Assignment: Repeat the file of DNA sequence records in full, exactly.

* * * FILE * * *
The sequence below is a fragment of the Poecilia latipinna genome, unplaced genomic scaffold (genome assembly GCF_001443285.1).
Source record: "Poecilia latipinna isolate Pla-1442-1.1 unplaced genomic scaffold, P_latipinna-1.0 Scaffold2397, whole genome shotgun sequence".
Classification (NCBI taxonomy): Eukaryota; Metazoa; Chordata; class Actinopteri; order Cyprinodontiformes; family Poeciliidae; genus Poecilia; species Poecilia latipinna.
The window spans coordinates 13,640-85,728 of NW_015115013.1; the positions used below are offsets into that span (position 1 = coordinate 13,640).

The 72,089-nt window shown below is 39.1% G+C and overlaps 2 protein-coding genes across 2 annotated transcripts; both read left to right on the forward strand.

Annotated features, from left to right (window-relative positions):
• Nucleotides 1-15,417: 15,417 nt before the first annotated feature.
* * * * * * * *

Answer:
The sequence below is a fragment of the Poecilia latipinna genome, unplaced genomic scaffold (genome assembly GCF_001443285.1).
Source record: "Poecilia latipinna isolate Pla-1442-1.1 unplaced genomic scaffold, P_latipinna-1.0 Scaffold2397, whole genome shotgun sequence".
Classification (NCBI taxonomy): Eukaryota; Metazoa; Chordata; class Actinopteri; order Cyprinodontiformes; family Poeciliidae; genus Poecilia; species Poecilia latipinna.
The window spans coordinates 13,640-85,728 of NW_015115013.1; the positions used below are offsets into that span (position 1 = coordinate 13,640).

The 72,089-nt window shown below is 39.1% G+C and overlaps 2 protein-coding genes across 2 annotated transcripts; both read left to right on the forward strand.

Annotated features, from left to right (window-relative positions):
• Nucleotides 1-15,417: 15,417 nt before the first annotated feature.